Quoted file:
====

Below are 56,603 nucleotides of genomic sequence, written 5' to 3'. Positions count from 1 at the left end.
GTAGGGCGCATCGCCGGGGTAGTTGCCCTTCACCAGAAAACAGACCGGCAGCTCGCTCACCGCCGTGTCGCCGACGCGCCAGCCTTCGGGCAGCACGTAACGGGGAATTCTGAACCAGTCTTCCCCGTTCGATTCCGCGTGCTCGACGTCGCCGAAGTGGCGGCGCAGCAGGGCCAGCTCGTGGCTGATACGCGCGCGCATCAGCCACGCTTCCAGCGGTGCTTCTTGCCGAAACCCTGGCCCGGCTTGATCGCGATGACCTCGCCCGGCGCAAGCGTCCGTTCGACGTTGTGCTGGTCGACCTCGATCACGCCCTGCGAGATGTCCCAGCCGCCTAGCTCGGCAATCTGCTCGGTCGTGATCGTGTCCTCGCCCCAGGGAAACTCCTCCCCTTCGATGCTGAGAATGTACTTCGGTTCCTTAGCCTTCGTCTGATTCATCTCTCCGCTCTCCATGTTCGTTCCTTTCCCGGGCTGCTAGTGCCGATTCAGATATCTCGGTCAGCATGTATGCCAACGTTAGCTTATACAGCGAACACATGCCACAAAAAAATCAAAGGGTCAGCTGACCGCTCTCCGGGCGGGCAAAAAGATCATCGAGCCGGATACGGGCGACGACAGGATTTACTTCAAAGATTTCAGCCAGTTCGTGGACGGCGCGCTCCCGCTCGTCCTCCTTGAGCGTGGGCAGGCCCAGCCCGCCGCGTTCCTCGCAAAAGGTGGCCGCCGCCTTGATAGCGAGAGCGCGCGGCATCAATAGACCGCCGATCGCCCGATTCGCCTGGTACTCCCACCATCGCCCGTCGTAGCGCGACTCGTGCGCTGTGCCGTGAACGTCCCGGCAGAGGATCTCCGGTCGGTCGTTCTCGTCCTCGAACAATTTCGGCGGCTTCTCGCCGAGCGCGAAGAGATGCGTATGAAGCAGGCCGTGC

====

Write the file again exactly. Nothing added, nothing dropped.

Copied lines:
Below are 56,603 nucleotides of genomic sequence, written 5' to 3'. Positions count from 1 at the left end.
GTAGGGCGCATCGCCGGGGTAGTTGCCCTTCACCAGAAAACAGACCGGCAGCTCGCTCACCGCCGTGTCGCCGACGCGCCAGCCTTCGGGCAGCACGTAACGGGGAATTCTGAACCAGTCTTCCCCGTTCGATTCCGCGTGCTCGACGTCGCCGAAGTGGCGGCGCAGCAGGGCCAGCTCGTGGCTGATACGCGCGCGCATCAGCCACGCTTCCAGCGGTGCTTCTTGCCGAAACCCTGGCCCGGCTTGATCGCGATGACCTCGCCCGGCGCAAGCGTCCGTTCGACGTTGTGCTGGTCGACCTCGATCACGCCCTGCGAGATGTCCCAGCCGCCTAGCTCGGCAATCTGCTCGGTCGTGATCGTGTCCTCGCCCCAGGGAAACTCCTCCCCTTCGATGCTGAGAATGTACTTCGGTTCCTTAGCCTTCGTCTGATTCATCTCTCCGCTCTCCATGTTCGTTCCTTTCCCGGGCTGCTAGTGCCGATTCAGATATCTCGGTCAGCATGTATGCCAACGTTAGCTTATACAGCGAACACATGCCACAAAAAAATCAAAGGGTCAGCTGACCGCTCTCCGGGCGGGCAAAAAGATCATCGAGCCGGATACGGGCGACGACAGGATTTACTTCAAAGATTTCAGCCAGTTCGTGGACGGCGCGCTCCCGCTCGTCCTCCTTGAGCGTGGGCAGGCCCAGCCCGCCGCGTTCCTCGCAAAAGGTGGCCGCCGCCTTGATAGCGAGAGCGCGCGGCATCAATAGACCGCCGATCGCCCGATTCGCCTGGTACTCCCACCATCGCCCGTCGTAGCGCGACTCGTGCGCTGTGCCGTGAACGTCCCGGCAGAGGATCTCCGGTCGGTCGTTCTCGTCCTCGAACAATTTCGGCGGCTTCTCGCCGAGCGCGAAGAGATGCGTATGAAGCAGGCCGTGC